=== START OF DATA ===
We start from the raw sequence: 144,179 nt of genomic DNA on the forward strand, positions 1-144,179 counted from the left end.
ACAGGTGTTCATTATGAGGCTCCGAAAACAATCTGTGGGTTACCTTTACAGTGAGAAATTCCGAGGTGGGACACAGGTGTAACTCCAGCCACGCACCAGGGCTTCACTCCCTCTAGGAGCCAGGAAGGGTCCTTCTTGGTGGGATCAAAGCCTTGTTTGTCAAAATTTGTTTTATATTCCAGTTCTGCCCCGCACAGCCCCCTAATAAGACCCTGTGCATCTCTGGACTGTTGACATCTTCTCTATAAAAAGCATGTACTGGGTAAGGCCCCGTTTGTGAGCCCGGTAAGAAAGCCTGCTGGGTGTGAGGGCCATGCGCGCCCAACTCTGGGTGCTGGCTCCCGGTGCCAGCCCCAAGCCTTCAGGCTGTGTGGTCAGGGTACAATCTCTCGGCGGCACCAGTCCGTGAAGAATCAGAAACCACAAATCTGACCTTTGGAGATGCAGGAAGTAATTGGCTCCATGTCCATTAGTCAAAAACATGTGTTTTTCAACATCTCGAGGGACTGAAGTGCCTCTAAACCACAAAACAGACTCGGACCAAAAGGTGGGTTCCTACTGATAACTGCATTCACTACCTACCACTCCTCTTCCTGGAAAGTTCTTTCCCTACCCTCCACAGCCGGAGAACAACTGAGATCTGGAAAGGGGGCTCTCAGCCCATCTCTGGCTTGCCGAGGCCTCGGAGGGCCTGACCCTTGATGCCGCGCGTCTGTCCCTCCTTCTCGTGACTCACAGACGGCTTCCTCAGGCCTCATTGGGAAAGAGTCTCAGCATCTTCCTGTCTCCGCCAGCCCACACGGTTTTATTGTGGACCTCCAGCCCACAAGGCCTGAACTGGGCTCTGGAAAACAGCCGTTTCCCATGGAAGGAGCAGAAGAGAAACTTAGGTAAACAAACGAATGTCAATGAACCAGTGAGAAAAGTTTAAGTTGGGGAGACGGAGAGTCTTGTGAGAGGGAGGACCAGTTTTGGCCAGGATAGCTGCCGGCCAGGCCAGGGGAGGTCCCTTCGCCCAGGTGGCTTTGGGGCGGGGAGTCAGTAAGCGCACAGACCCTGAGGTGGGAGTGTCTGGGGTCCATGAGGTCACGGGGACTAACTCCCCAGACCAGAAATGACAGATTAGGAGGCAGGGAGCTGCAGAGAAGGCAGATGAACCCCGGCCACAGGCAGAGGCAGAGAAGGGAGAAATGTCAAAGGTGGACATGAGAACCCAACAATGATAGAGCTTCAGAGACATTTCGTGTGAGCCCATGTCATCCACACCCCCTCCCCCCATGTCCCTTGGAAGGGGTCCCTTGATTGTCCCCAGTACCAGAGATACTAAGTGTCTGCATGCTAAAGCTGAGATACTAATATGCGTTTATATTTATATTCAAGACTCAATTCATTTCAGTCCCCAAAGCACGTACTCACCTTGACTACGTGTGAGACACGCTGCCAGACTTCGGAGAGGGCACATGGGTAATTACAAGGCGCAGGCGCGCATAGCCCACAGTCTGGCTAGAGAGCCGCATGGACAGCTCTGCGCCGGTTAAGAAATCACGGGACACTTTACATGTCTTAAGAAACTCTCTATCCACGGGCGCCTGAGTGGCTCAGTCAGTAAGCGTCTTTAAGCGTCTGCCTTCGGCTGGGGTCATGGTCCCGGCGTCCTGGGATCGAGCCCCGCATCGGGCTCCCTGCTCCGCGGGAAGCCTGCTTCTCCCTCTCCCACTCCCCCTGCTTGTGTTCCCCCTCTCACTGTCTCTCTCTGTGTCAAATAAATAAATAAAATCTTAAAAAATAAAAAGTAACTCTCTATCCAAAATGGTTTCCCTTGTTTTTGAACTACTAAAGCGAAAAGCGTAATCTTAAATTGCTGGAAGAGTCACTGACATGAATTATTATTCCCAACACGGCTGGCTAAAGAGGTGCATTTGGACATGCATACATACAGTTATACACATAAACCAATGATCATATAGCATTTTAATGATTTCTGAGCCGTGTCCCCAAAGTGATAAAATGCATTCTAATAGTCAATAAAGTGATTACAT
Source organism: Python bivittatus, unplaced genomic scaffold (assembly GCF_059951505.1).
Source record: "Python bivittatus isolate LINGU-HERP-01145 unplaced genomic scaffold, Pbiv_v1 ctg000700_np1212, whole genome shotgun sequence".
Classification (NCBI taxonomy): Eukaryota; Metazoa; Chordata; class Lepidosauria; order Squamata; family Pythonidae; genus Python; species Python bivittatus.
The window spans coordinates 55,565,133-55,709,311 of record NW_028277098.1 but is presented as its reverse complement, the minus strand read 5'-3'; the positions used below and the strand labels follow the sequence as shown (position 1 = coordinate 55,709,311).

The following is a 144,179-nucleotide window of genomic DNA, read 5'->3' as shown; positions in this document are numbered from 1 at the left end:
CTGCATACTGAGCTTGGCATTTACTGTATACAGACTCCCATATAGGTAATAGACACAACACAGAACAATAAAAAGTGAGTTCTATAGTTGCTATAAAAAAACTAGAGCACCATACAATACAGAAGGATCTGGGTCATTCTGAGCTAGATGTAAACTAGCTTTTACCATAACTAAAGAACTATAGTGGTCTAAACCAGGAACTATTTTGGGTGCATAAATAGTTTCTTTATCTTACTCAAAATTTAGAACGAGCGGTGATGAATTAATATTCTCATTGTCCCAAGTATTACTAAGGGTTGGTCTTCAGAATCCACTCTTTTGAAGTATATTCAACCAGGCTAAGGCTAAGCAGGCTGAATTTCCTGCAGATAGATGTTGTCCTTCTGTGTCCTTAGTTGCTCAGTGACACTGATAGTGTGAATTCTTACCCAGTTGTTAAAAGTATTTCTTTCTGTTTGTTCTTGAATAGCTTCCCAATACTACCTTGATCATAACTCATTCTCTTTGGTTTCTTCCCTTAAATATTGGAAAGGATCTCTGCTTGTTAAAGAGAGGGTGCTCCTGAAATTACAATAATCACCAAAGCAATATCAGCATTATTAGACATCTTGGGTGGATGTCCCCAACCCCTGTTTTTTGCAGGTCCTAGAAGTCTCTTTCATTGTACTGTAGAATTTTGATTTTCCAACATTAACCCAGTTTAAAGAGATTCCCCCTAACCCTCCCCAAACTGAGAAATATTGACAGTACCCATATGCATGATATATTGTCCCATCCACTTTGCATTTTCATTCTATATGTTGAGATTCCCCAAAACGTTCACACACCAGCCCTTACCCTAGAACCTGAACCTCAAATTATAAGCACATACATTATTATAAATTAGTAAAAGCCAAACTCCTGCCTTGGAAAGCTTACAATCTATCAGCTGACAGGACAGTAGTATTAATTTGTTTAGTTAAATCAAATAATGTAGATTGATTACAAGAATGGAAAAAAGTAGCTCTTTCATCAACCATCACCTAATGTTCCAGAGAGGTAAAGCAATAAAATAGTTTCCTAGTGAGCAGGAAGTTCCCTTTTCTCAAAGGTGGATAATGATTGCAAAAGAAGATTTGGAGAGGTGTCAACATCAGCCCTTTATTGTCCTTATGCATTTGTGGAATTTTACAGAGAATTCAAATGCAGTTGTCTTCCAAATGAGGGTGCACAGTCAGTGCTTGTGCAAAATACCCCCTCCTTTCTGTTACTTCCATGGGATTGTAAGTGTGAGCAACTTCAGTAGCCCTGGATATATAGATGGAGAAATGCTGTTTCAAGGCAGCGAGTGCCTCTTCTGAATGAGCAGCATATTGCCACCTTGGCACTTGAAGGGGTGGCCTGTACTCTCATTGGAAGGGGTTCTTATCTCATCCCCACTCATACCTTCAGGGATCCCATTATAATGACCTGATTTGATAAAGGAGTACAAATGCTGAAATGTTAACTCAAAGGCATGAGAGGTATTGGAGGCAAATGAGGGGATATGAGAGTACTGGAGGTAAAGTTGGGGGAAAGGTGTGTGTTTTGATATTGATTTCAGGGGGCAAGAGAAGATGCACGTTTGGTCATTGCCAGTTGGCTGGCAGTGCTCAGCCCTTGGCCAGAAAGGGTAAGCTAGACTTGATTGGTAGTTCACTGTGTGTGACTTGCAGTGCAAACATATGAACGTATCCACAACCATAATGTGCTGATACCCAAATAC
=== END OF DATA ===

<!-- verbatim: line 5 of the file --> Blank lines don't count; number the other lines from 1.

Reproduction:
Classification (NCBI taxonomy): Eukaryota; Metazoa; Chordata; class Lepidosauria; order Squamata; family Pythonidae; genus Python; species Python bivittatus.